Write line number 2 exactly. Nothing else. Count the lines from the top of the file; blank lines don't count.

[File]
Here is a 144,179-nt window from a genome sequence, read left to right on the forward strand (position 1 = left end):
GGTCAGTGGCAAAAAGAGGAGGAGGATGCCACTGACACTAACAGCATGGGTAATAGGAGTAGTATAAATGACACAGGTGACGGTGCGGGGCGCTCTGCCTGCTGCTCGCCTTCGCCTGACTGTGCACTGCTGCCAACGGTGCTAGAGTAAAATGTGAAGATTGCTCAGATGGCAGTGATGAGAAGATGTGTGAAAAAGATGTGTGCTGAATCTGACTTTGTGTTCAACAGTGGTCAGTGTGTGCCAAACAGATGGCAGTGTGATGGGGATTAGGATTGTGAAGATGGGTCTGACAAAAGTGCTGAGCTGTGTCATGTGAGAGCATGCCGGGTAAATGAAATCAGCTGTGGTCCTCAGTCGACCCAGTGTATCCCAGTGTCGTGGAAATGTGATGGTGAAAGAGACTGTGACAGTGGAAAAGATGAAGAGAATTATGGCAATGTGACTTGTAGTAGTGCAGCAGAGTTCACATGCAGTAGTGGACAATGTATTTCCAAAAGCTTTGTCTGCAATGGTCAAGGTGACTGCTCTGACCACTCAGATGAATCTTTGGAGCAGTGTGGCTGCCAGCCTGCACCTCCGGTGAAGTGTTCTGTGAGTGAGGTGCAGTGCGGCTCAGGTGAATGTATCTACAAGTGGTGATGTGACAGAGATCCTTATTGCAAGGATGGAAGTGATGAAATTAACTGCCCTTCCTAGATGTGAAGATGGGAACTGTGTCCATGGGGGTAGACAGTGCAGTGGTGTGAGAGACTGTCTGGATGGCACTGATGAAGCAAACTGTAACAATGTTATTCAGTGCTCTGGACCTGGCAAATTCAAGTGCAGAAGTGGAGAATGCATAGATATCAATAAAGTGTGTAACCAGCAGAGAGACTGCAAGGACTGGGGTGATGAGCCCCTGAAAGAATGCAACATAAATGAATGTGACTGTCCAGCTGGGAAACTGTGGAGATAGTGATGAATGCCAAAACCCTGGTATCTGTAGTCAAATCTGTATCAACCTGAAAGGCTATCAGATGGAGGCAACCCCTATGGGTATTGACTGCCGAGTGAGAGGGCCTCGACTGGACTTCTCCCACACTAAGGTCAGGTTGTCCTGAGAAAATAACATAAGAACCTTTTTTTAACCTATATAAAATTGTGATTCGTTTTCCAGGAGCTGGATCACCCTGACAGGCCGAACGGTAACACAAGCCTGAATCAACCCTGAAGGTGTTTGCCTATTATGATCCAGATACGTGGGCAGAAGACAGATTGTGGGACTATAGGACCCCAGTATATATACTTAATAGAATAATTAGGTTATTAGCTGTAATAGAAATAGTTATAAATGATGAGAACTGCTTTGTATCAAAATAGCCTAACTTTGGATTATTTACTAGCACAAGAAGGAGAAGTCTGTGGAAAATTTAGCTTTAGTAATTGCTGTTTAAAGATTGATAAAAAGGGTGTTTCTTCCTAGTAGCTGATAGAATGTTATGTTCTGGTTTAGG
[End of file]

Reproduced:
GGTCAGTGGCAAAAAGAGGAGGAGGATGCCACTGACACTAACAGCATGGGTAATAGGAGTAGTATAAATGACACAGGTGACGGTGCGGGGCGCTCTGCCTGCTGCTCGCCTTCGCCTGACTGTGCACTGCTGCCAACGGTGCTAGAGTAAAATGTGAAGATTGCTCAGATGGCAGTGATGAGAAGATGTGTGAAAAAGATGTGTGCTGAATCTGACTTTGTGTTCAACAGTGGTCAGTGTGTGCCAAACAGATGGCAGTGTGATGGGGATTAGGATTGTGAAGATGGGTCTGACAAAAGTGCTGAGCTGTGTCATGTGAGAGCATGCCGGGTAAATGAAATCAGCTGTGGTCCTCAGTCGACCCAGTGTATCCCAGTGTCGTGGAAATGTGATGGTGAAAGAGACTGTGACAGTGGAAAAGATGAAGAGAATTATGGCAATGTGACTTGTAGTAGTGCAGCAGAGTTCACATGCAGTAGTGGACAATGTATTTCCAAAAGCTTTGTCTGCAATGGTCAAGGTGACTGCTCTGACCACTCAGATGAATCTTTGGAGCAGTGTGGCTGCCAGCCTGCACCTCCGGTGAAGTGTTCTGTGAGTGAGGTGCAGTGCGGCTCAGGTGAATGTATCTACAAGTGGTGATGTGACAGAGATCCTTATTGCAAGGATGGAAGTGATGAAATTAACTGCCCTTCCTAGATGTGAAGATGGGAACTGTGTCCATGGGGGTAGACAGTGCAGTGGTGTGAGAGACTGTCTGGATGGCACTGATGAAGCAAACTGTAACAATGTTATTCAGTGCTCTGGACCTGGCAAATTCAAGTGCAGAAGTGGAGAATGCATAGATATCAATAAAGTGTGTAACCAGCAGAGAGACTGCAAGGACTGGGGTGATGAGCCCCTGAAAGAATGCAACATAAATGAATGTGACTGTCCAGCTGGGAAACTGTGGAGATAGTGATGAATGCCAAAACCCTGGTATCTGTAGTCAAATCTGTATCAACCTGAAAGGCTATCAGATGGAGGCAACCCCTATGGGTATTGACTGCCGAGTGAGAGGGCCTCGACTGGACTTCTCCCACACTAAGGTCAGGTTGTCCTGAGAAAATAACATAAGAACCTTTTTTTAACCTATATAAAATTGTGATTCGTTTTCCAGGAGCTGGATCACCCTGACAGGCCGAACGGTAACACAAGCCTGAATCAACCCTGAAGGTGTTTGCCTATTATGATCCAGATACGTGGGCAGAAGACAGATTGTGGGACTATAGGACCCCAGTATATATACTTAATAGAATAATTAGGTTATTAGCTGTAATAGAAATAGTTATAAATGATGAGAACTGCTTTGTATCAAAATAGCCTAACTTTGGATTATTTACTAGCACAAGAAGGAGAAGTCTGTGGAAAATTTAGCTTTAGTAATTGCTGTTTAAAGATTGATAAAAAGGGTGTTTCTTCCTAGTAGCTGATAGAATGTTATGTTCTGGTTTAGG